In this video we are going to discover what the sine rule is and how it works. For right angle triangles, we can use Pythagoras and SOHCAHTOA to find missing sides and missing angles. However, not every triangle is a right-angle triangle. For non-right angle triangles we have the sine rule and the cosine rule. The sine rule can be used to find either missing sides or missing angles in any triangle (right angle or not). The sine rule is based on opposite pairs - an angle and the opposite side. We therefore label sides as a, b and c, and angles as A, B and C. We can then simply substitute in the values to find the missing side or the missing angle. If we're looking for a missing side, we use the formula (a / sinA) = (b / sinB). Whereas to find a missing angle we use (sinA / a) = (sinB / b). SUBSCRIBE to the FuseSchool YouTube channel for many more educational videos. Our teachers and animators come together to make fun & easy-to-understand videos in Chemistry, Biology, Physics, Maths & ICT. VISIT us at 🤍fuseschool.org, where all of our videos are carefully organised into topics and specific orders, and to see what else we have on offer. Comment, like and share with other learners. You can both ask and answer questions, and teachers will get back to you. These videos can be used in a flipped classroom model or as a revision aid. Find all of our Chemistry videos here: 🤍 Find all of our Biology videos here: 🤍 Find all of our Maths videos here: 🤍 Twitter: 🤍 Access a deeper Learning Experience in the FuseSchool platform and app: 🤍fuseschool.org Follow us: 🤍 Friend us: 🤍 This Open Educational Resource is free of charge, under a Creative Commons License: Attribution-NonCommercial CC BY-NC ( View License Deed: 🤍 ). You are allowed to download the video for nonprofit, educational use. If you would like to modify the video, please contact us: info🤍fuseschool.org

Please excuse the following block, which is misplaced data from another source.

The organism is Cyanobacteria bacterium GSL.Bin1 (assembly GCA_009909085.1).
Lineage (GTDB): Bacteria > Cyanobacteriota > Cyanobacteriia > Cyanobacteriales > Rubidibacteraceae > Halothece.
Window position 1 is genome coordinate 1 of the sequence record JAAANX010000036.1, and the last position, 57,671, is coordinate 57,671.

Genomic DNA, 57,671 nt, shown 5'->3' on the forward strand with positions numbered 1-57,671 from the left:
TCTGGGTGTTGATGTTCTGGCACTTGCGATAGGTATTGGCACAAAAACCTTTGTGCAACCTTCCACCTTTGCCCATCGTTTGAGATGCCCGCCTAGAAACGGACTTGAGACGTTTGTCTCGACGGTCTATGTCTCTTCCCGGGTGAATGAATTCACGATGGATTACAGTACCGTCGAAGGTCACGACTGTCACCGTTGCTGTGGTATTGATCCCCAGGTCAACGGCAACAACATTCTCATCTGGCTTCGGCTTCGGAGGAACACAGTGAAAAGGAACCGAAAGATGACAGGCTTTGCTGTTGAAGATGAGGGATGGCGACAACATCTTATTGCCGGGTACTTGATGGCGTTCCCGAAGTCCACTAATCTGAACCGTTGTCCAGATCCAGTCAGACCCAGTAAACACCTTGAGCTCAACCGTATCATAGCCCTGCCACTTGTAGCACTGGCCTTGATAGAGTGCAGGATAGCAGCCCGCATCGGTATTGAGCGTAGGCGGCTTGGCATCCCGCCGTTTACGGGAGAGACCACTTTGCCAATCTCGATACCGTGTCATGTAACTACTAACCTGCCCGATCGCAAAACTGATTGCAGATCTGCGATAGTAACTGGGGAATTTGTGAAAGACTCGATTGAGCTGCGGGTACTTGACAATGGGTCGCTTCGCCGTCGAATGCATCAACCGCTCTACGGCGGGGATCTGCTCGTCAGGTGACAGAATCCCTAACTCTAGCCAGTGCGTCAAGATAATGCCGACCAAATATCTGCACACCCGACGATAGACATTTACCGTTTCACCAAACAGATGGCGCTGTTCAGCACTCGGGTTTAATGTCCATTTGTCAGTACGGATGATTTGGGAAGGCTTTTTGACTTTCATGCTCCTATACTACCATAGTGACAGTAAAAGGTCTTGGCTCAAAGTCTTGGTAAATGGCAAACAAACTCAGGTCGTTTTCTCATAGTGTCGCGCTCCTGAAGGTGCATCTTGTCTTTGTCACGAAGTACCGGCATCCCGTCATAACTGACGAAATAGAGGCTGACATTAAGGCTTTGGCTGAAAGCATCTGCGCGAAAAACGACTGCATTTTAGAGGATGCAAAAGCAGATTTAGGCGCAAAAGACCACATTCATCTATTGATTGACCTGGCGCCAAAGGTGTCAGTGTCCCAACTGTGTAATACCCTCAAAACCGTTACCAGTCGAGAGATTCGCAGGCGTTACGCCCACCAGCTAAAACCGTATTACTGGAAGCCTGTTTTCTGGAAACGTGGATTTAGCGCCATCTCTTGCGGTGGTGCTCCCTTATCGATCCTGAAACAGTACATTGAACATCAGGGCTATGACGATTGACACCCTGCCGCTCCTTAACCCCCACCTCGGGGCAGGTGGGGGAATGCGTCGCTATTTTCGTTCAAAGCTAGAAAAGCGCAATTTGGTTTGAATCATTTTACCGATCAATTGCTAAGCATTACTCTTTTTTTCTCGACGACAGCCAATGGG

The Law of Sines (also known as the Sine Rule) is a method for working out the angle or side length in a non right angled triangle. Trigonometry lessons from the mathiest math channel - the tecmath channel! To support free math by tecmath on Patreon (thankyou): 🤍 To donate to the tecmath channel: 🤍 To donate to the tecmath channel: 🤍 To support tecmath on Patreon: 🤍 To buy tecmath mechandise: 🤍
Powered by 🤍 This video is a tutorial on Sine and Cosine Rule. Please make yourself a revision card while watching this and attempt my examples. Straight away then move to my video on Sine and Cosine Rule 2 - Exam Questions 18. This video is for students attempting the Higher paper AQA Unit 3 Maths GCSE, who have previously sat the foundation paper. Explanations are aimed at being as simple as possible and so students who previously did the Foundation paper can access. They would also be useful for students who have always sat the higher paper. 🤍hegartymaths.com 🤍
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Learn how to use the sine rule to find missing lengths of triangles. Practise example questions that could come up on your exam. Use an easy trick to find sides easily by flipping the sine rule! Feel better about your maths exam at 🤍 Pinpoint exactly what you need to revise! Other advanced trigonometry videos! Use the sine rule to find missing angles: 🤍 Use the cosine rule to find missing sides: 🤍 Use the cosine rule to find missing angles: 🤍 Use trigonometry to find the area of a triangle: 🤍